There are two ISOFIX child-seat anchor points in the second row and three top-tether hooks. Ahead of the gear shifter, there’s a pocket that is useable for larger smartphones, on the subject of which, both Apple and Android operating systems are catered for. We had no end of trouble with Android Auto, but Apple CarPlay worked well, the touchscreen is snappy enough and everything worked as intended.
The luggage space, however, bucks the tiny-car trend and is right up there with the best of them. The variable shelf system means you can fit deeper items into the area, and there’s a small hidden area under there too. Lift up the rear seat bases and fold the backrests down and there’s a flat area, but it does have a slight slope back to the rear of the EcoSport. With the seats down, there’s 1178 litres of storage, while with the second row in play that drops to 743 litres.
One thing you can say about the EcoSport in a sea of ‘soft’ SUVs is that it looks a little tougher than the competition. There’s a sharp, muscular look to the exterior styling, which toughens it up and ensures it looks a lot more purposeful than the likes of the CX-3 or HR-V. While styling is definitely a driver as mentioned, it isn’t the only reason you’d buy this small SUV, though, so the EcoSport needs some substance to match the style…
The engine doesn’t exhibit any of the harsh, gruff characteristics we used to experience with three-cylinder engines – in fact, it’s quite smooth. Against that ADR fuel claim, we saw an indicated return of 8.8L/100km, again a little thirstier than you’d hope for given we spent a good few hundred kilometres on country roads.
Around town – or out on the open road – the little three-cylinder has just enough power and torque to get up to speed and maintain it without working itself into a frenzy. You do need to get aggressive with the throttle if you want to get off the mark properly quick, for example, or really crank on the acceleration to overtake on the freeway from 80 or 90km/h up to 100km/h, but the engine is otherwise up to the daily drive grind.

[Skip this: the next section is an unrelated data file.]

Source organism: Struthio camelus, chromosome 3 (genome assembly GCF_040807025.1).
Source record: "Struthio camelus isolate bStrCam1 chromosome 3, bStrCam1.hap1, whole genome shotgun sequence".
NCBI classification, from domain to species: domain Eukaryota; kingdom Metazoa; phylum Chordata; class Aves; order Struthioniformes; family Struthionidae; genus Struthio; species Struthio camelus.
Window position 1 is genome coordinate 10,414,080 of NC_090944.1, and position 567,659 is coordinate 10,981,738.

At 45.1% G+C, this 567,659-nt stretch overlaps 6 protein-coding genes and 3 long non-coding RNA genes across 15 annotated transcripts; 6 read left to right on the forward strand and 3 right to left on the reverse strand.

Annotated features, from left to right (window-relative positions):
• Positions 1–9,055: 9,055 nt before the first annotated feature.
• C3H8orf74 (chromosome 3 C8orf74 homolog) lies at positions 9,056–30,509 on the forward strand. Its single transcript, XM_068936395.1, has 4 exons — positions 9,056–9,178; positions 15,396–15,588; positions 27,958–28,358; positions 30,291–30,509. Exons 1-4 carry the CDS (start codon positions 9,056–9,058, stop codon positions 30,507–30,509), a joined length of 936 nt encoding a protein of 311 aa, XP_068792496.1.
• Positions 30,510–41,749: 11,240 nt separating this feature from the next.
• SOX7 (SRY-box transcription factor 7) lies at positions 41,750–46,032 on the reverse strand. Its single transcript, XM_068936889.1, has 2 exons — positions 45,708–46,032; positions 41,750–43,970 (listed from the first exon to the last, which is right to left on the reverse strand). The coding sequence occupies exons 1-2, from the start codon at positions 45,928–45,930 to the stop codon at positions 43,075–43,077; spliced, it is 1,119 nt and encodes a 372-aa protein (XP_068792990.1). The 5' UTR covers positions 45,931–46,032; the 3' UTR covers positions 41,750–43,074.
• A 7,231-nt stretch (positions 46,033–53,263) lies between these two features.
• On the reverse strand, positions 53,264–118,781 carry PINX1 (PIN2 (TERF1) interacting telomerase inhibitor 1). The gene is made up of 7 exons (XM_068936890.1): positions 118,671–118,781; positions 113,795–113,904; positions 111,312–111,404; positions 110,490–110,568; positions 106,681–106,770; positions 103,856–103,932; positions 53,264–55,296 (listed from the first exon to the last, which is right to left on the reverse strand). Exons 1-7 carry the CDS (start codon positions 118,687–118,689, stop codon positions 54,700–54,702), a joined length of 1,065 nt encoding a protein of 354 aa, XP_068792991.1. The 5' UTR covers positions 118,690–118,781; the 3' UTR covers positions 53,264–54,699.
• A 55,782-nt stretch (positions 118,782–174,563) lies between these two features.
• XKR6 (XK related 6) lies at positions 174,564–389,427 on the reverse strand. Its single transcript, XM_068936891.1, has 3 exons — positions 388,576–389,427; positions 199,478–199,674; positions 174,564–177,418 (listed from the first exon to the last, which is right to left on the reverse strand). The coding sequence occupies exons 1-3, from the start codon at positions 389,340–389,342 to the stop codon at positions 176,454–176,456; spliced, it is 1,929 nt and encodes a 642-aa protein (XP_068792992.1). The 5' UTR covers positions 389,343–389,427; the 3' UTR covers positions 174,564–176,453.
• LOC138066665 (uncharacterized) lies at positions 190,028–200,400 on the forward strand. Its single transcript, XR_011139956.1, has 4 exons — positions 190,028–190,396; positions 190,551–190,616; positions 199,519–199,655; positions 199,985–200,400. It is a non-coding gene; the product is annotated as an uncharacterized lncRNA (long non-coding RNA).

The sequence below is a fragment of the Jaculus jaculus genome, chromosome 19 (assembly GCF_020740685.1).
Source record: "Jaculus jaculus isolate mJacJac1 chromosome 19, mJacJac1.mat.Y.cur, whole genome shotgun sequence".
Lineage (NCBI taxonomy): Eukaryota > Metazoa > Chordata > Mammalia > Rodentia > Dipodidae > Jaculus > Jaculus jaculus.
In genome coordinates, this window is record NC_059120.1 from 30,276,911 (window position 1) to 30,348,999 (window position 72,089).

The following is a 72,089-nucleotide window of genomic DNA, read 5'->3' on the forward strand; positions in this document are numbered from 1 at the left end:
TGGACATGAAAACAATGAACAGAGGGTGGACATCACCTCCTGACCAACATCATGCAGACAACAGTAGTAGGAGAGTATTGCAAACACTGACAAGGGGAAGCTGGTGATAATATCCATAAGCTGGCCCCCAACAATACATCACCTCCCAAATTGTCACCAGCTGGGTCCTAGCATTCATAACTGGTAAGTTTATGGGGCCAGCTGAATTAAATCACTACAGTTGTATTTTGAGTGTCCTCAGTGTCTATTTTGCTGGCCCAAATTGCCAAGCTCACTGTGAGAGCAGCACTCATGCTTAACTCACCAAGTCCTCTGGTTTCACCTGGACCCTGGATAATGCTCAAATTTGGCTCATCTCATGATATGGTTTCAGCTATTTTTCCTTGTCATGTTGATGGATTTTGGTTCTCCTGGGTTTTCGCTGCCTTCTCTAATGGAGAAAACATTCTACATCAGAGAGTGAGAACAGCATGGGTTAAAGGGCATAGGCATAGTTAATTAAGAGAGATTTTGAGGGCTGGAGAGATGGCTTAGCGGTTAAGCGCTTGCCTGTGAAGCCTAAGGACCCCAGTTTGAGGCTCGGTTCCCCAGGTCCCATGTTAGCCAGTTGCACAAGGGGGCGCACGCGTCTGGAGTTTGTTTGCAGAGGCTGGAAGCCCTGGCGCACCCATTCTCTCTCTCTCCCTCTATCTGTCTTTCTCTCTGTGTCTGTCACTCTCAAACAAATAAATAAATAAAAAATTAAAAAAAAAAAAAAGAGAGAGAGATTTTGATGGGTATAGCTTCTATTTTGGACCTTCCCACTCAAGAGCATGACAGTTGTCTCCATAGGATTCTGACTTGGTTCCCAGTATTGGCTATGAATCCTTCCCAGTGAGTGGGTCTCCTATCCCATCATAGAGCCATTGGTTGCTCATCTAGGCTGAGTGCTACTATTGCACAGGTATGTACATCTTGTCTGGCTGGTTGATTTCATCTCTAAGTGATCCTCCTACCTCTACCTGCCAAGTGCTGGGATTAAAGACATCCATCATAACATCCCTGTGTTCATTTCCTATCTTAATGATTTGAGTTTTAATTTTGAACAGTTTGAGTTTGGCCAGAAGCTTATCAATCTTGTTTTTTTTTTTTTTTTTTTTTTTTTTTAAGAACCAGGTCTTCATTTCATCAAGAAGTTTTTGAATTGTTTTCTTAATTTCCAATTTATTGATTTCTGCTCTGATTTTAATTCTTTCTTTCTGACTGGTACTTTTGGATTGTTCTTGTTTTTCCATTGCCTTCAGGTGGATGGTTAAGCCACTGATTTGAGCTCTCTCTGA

The gearbox, on the other hand, is a little sluggish and slow, not as snappy to shift up or down as we’d like, and seemingly taxing the engine a little more than it needs to as well. Once up to speed, the gearbox behaves fine, it’s more at lower speed around town you notice the shift not being as sharp as you’d like.
The cruise control worked well on the highway, with switchgear that is easy to control and understand, making activating and deactivating the system easy too. On the road, we liked the visibility from the two front seats too, there’s plenty of scope forward, as well as no massive blindspots rearward either.
The EcoSport rides nice too, comfortable on the variety of different road surfaces we sent it over. Even coarse-chip country roads didn’t send overt amounts of tyre noise into the cabin. We liked the steering around town especially, where it was light enough to make manoeuvring the little EcoSport a cinch – exactly how it should be for the intended buyer.
The EcoSport is covered by a three-year/100,000km warranty and can’t match the best in the class, which offer longer warranties, but there is an extended warranty available. There is also a capped-price servicing plan for the life of the car, required every 12 months or 15,000km. Over the first five years or 75,000km, the average service will cost less than $300 too, so it’s very reasonable.
While both the Trend and Titanium are well equipped for the money, the EcoSport misses out on autonomous emergency braking, which is a bit of a let-down in a segment that is getting more competitive by the minute. Still, there are many things the EcoSport does well for the money too.
The old advice goes, though, in this segment – shop around before you make your final purchase decision, so you get the exact small SUV you want.